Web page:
I created these little 5”x7” ink & watercolor illustrations to sell for a fundraiser held last night. They were fun to do and sold very well, and I’m thinking of putting the ink scans towards a new zine.
I recently found/finally went through all of my old art school projects and it turns out I’ve been hauling an entire dumpster full of bad paintings around for several years.
I came across this one which was one of those projects where you have to paint a “Master’s painting.” Whether Gil Elvgren’s pin-ups could be considered “classics” or he a “master” (as opposed to, say, Rembrandt and one of his self-portraits or something) is up for debate, but I chose to recreate Elvgren’s “Man’s Best Friend.” I did okay, except for the poor lady’s face, so I really couldn’t pass up the chance to turn her into a sexy Cthulhu.
I have so much Tumblr guilt- over a month since my last already sparse postings. But up until I couple of weeks ago, things were pretty crazy. I was putting in roughly 80 hours a week between my full-time advertising job, a sudden surge of freelance work, and best of all, the editorial illustration independent study I did with Daniel Fishel!
The illustrations I’m posting today are the result of the independent study. I am constantly seeking to improve my skills, and I felt I had hit a weird post-art school graduation plateau in both my skills and confidence. Once a week for ten weeks I met with Daniel via Skype for class. I learned to think more conceptually as well as make better design decisions, and I now approach illustrations in a new way. Learning to think more conceptually has also helped me with projects at work, as I am naturally a very narrative thinker and advertising demands strong conceptual ideas. At the end of the course I was pleasantly surprised to look over the work I created and see how much I had improved in the ten short weeks (illustrations above in chronological order). I also learned much more about the business side of the illustration industry and gained some pretty invaluable insight that I know will help me get jobs in the future. I really couldn’t be more pleased and thankful! Out of all the work I did, my favorite illustrations are the high-society chickens spot illustration and the New Yorker cover illustration. (Fun Fact: The two kitties peeking out the same window on the left side are my boyfriend’s kitties. I love them.)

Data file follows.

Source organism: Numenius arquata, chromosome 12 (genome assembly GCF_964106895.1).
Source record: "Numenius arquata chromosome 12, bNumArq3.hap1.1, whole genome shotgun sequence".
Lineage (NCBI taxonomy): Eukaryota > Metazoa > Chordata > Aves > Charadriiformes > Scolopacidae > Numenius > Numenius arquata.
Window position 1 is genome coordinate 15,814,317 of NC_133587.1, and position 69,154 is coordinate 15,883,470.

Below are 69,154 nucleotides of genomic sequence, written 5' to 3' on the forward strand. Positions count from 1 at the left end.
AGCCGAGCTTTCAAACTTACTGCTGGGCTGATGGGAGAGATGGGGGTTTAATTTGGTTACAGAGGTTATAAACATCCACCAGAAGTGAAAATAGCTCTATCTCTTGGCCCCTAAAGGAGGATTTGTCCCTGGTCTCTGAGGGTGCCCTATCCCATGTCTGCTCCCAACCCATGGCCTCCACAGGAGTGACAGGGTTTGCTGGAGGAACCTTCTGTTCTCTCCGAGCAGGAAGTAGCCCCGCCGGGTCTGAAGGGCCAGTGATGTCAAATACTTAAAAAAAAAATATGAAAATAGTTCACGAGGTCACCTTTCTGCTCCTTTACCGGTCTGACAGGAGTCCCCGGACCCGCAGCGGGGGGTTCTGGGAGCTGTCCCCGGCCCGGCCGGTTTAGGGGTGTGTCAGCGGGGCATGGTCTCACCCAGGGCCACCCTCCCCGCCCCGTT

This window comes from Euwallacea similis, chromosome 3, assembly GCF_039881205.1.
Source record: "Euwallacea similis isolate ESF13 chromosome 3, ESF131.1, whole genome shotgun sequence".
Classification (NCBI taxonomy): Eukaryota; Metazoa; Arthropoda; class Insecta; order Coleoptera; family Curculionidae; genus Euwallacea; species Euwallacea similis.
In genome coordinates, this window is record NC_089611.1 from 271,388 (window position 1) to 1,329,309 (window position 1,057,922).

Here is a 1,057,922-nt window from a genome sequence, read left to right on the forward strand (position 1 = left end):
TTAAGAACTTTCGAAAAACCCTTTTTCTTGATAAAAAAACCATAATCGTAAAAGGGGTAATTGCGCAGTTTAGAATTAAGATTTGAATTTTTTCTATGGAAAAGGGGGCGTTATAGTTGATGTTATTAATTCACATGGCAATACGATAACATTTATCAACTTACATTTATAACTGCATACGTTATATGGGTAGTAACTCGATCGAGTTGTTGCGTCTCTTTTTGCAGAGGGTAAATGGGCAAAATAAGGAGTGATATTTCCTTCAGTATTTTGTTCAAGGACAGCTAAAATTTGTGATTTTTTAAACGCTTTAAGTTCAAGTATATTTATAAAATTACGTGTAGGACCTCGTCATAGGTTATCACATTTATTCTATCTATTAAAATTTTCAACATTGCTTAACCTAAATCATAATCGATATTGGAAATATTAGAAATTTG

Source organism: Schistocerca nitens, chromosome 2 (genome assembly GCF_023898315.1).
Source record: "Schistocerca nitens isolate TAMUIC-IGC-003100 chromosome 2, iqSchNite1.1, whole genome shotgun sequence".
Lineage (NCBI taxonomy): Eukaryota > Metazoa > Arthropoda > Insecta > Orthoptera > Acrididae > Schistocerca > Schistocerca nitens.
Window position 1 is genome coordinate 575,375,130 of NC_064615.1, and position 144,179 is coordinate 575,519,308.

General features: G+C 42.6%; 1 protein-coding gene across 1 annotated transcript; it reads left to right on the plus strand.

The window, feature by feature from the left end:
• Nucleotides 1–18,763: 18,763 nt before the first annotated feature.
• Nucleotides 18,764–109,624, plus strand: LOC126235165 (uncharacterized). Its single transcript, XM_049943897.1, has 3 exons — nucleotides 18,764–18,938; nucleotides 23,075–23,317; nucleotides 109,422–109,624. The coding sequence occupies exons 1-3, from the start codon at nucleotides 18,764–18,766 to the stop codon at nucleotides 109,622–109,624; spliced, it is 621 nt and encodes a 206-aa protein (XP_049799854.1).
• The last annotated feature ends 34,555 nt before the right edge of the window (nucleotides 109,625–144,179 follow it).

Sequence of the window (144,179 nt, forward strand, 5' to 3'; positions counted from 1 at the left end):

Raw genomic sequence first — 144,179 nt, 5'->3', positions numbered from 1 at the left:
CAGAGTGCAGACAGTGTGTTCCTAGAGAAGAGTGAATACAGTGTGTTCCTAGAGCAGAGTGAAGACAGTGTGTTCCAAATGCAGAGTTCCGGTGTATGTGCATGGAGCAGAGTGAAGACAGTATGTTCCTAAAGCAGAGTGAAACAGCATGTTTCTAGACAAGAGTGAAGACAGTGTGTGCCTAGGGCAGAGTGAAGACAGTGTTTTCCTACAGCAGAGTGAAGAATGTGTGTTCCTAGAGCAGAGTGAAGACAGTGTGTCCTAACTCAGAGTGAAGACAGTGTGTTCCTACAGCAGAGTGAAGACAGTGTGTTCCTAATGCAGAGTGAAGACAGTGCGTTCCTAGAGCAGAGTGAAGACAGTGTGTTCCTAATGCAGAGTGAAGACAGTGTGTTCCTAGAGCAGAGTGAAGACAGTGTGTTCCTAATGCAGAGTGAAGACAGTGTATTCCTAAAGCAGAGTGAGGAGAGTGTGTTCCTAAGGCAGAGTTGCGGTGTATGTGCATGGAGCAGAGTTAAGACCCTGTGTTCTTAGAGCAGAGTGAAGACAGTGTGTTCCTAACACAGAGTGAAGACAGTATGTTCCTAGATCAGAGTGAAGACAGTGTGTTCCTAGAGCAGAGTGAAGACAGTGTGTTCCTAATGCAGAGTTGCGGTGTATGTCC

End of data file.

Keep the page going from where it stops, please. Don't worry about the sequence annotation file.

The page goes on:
So now I’m working on redesigning my website and updating my portfolio, and continuing to create better and better illustrations with everything I gleaned from my AWESOME class!
I’ve been so busy with work and feel so guilty for my lack of posting! I thought I’d share some sketches from my pretty pink sketchbook in the meantime. They were done for a personal illustration project which I’m really excited about. I used my fabulous new brush pen that I have fallen head over heels for; it’s added a nice looseness that I feel really adds to my drawings.
About a week and a half ago Adweek posted this video of 35 Ads in 35 Years for the publication’s 35th anniversary. I quite enjoyed watching it and was very excited to see the infamous “I’VE FALLEN AND I CAN’T GET UP!” Life Call commercial featured in the compilation. (Watch the original here.) This spot holds a special place in my heart. When I was a kid this commercial used to crack me up. I loved to hang upside down out of bed or off of furniture and yell, “HELP! I’VE FALLEN AND I CAN’T GET UP!” and my mom or dad would come and lift me up. I thought this was a truly hysterical game. So after watching Adweek’s video and being filled with nostalgia, I headed to YouTube to watch the original Life Call commercial. When the woman said she used her medical response device to “summon an ambulance” and various other methods of help, it struck me as kind of strange. SUMMON an ambulance? SUMMON help? SUMMON your neighbor and family? When does anyone ever use the word SUMMON in regards to anything other than SATAN? It did not take my brain long to imagine this little old lady summoning Satan with her Life Call device. And here we are now.